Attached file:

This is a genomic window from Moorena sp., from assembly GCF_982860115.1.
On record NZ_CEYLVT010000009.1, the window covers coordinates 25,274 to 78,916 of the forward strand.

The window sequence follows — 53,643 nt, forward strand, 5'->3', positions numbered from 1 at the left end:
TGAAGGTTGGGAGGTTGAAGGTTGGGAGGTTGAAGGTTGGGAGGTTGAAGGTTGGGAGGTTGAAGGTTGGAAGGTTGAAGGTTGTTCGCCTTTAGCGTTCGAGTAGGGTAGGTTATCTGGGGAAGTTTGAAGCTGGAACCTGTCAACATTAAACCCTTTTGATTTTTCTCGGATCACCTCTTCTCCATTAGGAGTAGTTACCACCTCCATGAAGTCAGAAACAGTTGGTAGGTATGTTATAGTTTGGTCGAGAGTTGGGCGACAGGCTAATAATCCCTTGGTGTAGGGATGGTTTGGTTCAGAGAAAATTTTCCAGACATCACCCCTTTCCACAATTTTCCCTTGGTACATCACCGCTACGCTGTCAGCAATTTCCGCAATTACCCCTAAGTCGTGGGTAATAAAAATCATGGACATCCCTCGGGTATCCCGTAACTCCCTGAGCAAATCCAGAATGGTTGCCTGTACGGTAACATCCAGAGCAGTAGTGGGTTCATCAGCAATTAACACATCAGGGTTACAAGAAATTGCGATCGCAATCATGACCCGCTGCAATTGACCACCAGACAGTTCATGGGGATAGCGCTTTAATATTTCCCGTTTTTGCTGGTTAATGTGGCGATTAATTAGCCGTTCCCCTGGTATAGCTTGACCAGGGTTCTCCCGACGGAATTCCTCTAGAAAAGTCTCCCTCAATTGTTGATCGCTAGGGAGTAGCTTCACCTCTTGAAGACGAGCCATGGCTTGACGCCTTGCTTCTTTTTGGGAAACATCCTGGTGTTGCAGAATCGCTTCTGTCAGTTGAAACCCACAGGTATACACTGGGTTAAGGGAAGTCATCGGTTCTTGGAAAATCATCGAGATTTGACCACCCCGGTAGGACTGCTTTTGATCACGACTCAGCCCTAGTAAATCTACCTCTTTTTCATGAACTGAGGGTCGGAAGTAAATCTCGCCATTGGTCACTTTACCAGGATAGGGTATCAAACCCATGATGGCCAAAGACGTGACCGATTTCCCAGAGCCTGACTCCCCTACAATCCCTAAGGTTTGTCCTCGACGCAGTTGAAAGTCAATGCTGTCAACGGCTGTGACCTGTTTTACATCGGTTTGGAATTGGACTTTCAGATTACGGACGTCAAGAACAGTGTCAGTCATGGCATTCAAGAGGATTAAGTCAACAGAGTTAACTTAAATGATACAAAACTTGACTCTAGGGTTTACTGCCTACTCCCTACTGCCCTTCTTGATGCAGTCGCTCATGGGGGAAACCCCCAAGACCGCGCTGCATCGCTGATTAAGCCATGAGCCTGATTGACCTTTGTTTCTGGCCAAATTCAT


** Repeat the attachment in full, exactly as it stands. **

This is a genomic window from Moorena sp., from assembly GCF_982860115.1.
On record NZ_CEYLVT010000009.1, the window covers coordinates 25,274 to 78,916 of the forward strand.

The window sequence follows — 53,643 nt, forward strand, 5'->3', positions numbered from 1 at the left end:
TGAAGGTTGGGAGGTTGAAGGTTGGGAGGTTGAAGGTTGGGAGGTTGAAGGTTGGGAGGTTGAAGGTTGGAAGGTTGAAGGTTGTTCGCCTTTAGCGTTCGAGTAGGGTAGGTTATCTGGGGAAGTTTGAAGCTGGAACCTGTCAACATTAAACCCTTTTGATTTTTCTCGGATCACCTCTTCTCCATTAGGAGTAGTTACCACCTCCATGAAGTCAGAAACAGTTGGTAGGTATGTTATAGTTTGGTCGAGAGTTGGGCGACAGGCTAATAATCCCTTGGTGTAGGGATGGTTTGGTTCAGAGAAAATTTTCCAGACATCACCCCTTTCCACAATTTTCCCTTGGTACATCACCGCTACGCTGTCAGCAATTTCCGCAATTACCCCTAAGTCGTGGGTAATAAAAATCATGGACATCCCTCGGGTATCCCGTAACTCCCTGAGCAAATCCAGAATGGTTGCCTGTACGGTAACATCCAGAGCAGTAGTGGGTTCATCAGCAATTAACACATCAGGGTTACAAGAAATTGCGATCGCAATCATGACCCGCTGCAATTGACCACCAGACAGTTCATGGGGATAGCGCTTTAATATTTCCCGTTTTTGCTGGTTAATGTGGCGATTAATTAGCCGTTCCCCTGGTATAGCTTGACCAGGGTTCTCCCGACGGAATTCCTCTAGAAAAGTCTCCCTCAATTGTTGATCGCTAGGGAGTAGCTTCACCTCTTGAAGACGAGCCATGGCTTGACGCCTTGCTTCTTTTTGGGAAACATCCTGGTGTTGCAGAATCGCTTCTGTCAGTTGAAACCCACAGGTATACACTGGGTTAAGGGAAGTCATCGGTTCTTGGAAAATCATCGAGATTTGACCACCCCGGTAGGACTGCTTTTGATCACGACTCAGCCCTAGTAAATCTACCTCTTTTTCATGAACTGAGGGTCGGAAGTAAATCTCGCCATTGGTCACTTTACCAGGATAGGGTATCAAACCCATGATGGCCAAAGACGTGACCGATTTCCCAGAGCCTGACTCCCCTACAATCCCTAAGGTTTGTCCTCGACGCAGTTGAAAGTCAATGCTGTCAACGGCTGTGACCTGTTTTACATCGGTTTGGAATTGGACTTTCAGATTACGGACGTCAAGAACAGTGTCAGTCATGGCATTCAAGAGGATTAAGTCAACAGAGTTAACTTAAATGATACAAAACTTGACTCTAGGGTTTACTGCCTACTCCCTACTGCCCTTCTTGATGCAGTCGCTCATGGGGGAAACCCCCAAGACCGCGCTGCATCGCTGATTAAGCCATGAGCCTGATTGACCTTTGTTTCTGGCCAAATTCAT